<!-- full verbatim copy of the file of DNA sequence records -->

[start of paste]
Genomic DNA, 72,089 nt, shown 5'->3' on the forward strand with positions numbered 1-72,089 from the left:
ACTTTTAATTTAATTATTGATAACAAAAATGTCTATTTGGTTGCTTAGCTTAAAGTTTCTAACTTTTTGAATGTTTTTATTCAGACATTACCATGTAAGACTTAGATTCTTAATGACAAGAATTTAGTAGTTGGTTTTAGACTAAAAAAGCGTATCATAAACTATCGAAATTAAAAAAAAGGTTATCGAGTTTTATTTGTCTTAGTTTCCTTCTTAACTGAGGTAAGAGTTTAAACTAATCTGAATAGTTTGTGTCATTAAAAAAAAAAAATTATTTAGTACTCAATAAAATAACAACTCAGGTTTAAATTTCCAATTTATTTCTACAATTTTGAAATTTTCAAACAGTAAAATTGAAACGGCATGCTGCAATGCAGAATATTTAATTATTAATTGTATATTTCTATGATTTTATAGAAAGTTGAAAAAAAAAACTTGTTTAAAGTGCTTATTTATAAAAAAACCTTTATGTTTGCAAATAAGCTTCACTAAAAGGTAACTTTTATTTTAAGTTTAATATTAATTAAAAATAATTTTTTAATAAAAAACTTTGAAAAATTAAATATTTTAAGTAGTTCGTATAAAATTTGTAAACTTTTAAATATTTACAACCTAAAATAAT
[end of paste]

Genomic DNA, 72,089 nt, shown 5'->3' on the forward strand with positions numbered 1-72,089 from the left:
ACTTTTAATTTAATTATTGATAACAAAAATGTCTATTTGGTTGCTTAGCTTAAAGTTTCTAACTTTTTGAATGTTTTTATTCAGACATTACCATGTAAGACTTAGATTCTTAATGACAAGAATTTAGTAGTTGGTTTTAGACTAAAAAAGCGTATCATAAACTATCGAAATTAAAAAAAAGGTTATCGAGTTTTATTTGTCTTAGTTTCCTTCTTAACTGAGGTAAGAGTTTAAACTAATCTGAATAGTTTGTGTCATTAAAAAAAAAAAATTATTTAGTACTCAATAAAATAACAACTCAGGTTTAAATTTCCAATTTATTTCTACAATTTTGAAATTTTCAAACAGTAAAATTGAAACGGCATGCTGCAATGCAGAATATTTAATTATTAATTGTATATTTCTATGATTTTATAGAAAGTTGAAAAAAAAAACTTGTTTAAAGTGCTTATTTATAAAAAAACCTTTATGTTTGCAAATAAGCTTCACTAAAAGGTAACTTTTATTTTAAGTTTAATATTAATTAAAAATAATTTTTTAATAAAAAACTTTGAAAAATTAAATATTTTAAGTAGTTCGTATAAAATTTGTAAACTTTTAAATATTTACAACCTAAAATAAT